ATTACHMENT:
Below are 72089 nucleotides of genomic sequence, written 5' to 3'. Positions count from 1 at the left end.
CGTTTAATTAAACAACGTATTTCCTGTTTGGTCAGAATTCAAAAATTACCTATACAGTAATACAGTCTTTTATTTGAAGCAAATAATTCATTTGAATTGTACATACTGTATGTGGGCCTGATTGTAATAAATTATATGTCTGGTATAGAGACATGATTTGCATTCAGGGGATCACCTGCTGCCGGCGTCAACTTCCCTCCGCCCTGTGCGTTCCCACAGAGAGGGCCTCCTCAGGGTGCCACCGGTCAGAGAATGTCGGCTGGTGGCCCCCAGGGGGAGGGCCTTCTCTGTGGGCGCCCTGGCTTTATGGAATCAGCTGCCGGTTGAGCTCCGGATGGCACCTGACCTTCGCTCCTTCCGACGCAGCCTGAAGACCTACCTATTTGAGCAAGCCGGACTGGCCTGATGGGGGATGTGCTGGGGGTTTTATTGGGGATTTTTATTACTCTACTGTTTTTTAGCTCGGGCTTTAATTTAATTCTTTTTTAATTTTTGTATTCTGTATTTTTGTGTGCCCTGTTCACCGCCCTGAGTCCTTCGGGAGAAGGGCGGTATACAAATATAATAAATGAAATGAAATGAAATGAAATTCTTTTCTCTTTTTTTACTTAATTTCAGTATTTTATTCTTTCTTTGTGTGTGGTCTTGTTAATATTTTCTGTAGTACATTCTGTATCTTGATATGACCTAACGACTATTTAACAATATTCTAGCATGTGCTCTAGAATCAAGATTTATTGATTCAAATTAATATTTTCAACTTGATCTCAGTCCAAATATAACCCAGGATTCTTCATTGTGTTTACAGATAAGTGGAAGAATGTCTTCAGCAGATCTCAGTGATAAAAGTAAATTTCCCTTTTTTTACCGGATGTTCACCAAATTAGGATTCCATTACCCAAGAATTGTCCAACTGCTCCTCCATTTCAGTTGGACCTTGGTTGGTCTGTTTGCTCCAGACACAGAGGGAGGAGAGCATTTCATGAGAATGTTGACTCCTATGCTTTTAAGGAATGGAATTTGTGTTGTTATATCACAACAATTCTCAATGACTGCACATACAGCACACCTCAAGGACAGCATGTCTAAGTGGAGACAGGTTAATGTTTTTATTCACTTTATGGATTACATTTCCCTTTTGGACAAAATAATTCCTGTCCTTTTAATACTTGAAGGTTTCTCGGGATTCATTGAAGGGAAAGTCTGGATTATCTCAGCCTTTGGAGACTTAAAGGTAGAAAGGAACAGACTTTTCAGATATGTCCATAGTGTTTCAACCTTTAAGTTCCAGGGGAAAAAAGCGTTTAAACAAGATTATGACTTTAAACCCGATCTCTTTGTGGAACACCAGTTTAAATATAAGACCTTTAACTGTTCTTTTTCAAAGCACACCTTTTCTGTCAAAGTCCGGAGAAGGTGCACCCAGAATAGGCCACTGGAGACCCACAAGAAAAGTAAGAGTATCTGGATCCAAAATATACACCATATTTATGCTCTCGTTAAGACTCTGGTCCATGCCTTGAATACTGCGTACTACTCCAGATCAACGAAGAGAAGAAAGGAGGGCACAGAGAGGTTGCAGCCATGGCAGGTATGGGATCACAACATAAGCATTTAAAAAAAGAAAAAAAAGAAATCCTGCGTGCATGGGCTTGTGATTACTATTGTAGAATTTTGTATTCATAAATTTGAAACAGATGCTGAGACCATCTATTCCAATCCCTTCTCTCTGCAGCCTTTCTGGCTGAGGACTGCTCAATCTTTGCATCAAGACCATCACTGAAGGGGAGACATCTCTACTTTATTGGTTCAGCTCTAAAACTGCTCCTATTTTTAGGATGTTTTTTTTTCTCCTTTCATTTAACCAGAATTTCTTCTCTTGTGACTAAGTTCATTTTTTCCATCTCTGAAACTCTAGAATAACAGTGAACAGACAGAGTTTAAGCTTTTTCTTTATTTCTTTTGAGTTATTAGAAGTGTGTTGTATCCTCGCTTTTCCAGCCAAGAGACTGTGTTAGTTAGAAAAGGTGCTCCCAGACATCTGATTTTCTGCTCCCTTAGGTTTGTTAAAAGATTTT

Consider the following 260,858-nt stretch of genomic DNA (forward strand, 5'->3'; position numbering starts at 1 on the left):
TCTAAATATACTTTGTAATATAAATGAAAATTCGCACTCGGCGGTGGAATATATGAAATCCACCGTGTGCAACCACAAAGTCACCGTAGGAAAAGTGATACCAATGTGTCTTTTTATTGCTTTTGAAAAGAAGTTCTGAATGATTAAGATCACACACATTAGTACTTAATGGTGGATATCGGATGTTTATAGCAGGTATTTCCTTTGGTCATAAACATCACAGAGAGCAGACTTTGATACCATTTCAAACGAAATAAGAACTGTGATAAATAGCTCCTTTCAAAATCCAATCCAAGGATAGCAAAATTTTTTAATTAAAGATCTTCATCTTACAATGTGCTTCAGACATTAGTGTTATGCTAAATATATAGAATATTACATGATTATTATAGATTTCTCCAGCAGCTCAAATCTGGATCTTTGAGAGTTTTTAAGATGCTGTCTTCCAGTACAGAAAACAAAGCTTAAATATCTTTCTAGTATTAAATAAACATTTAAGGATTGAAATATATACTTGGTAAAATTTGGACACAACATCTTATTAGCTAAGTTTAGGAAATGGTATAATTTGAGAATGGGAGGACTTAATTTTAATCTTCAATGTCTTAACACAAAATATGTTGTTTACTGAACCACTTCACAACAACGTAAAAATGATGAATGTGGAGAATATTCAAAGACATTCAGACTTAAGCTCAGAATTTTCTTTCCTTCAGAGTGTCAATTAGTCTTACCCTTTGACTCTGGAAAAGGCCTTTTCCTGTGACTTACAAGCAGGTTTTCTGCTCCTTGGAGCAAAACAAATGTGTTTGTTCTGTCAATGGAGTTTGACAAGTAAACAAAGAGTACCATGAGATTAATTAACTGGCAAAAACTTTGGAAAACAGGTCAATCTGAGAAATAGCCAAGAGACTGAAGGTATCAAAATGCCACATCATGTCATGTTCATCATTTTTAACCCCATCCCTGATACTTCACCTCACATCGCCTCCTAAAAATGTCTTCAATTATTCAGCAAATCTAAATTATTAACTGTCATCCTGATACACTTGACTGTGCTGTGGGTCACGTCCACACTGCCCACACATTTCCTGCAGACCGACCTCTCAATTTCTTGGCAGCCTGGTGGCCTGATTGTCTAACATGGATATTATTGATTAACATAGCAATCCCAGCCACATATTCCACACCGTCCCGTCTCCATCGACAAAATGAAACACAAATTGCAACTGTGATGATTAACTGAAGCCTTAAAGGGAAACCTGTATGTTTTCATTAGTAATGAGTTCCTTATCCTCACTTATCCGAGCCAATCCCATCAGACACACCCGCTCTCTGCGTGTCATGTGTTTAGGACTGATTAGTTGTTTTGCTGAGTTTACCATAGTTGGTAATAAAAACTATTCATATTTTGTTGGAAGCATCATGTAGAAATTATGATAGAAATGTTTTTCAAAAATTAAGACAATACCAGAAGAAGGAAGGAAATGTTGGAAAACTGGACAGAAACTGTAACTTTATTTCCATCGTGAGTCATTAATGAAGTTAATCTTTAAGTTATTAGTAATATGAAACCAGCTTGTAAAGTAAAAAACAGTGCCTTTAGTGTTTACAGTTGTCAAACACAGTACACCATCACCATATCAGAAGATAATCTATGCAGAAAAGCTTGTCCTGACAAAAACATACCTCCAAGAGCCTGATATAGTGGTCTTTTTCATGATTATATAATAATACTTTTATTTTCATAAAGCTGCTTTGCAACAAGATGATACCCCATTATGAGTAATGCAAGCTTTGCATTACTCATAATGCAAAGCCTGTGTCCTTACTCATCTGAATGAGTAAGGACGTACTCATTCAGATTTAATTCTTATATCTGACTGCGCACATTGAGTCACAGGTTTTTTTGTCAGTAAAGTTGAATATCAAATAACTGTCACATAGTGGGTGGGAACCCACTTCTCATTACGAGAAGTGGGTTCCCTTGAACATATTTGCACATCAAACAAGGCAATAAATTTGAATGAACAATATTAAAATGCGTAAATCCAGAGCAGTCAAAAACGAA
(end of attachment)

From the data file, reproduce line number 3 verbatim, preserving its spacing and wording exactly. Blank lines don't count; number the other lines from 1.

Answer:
Consider the following 260,858-nt stretch of genomic DNA (forward strand, 5'->3'; position numbering starts at 1 on the left):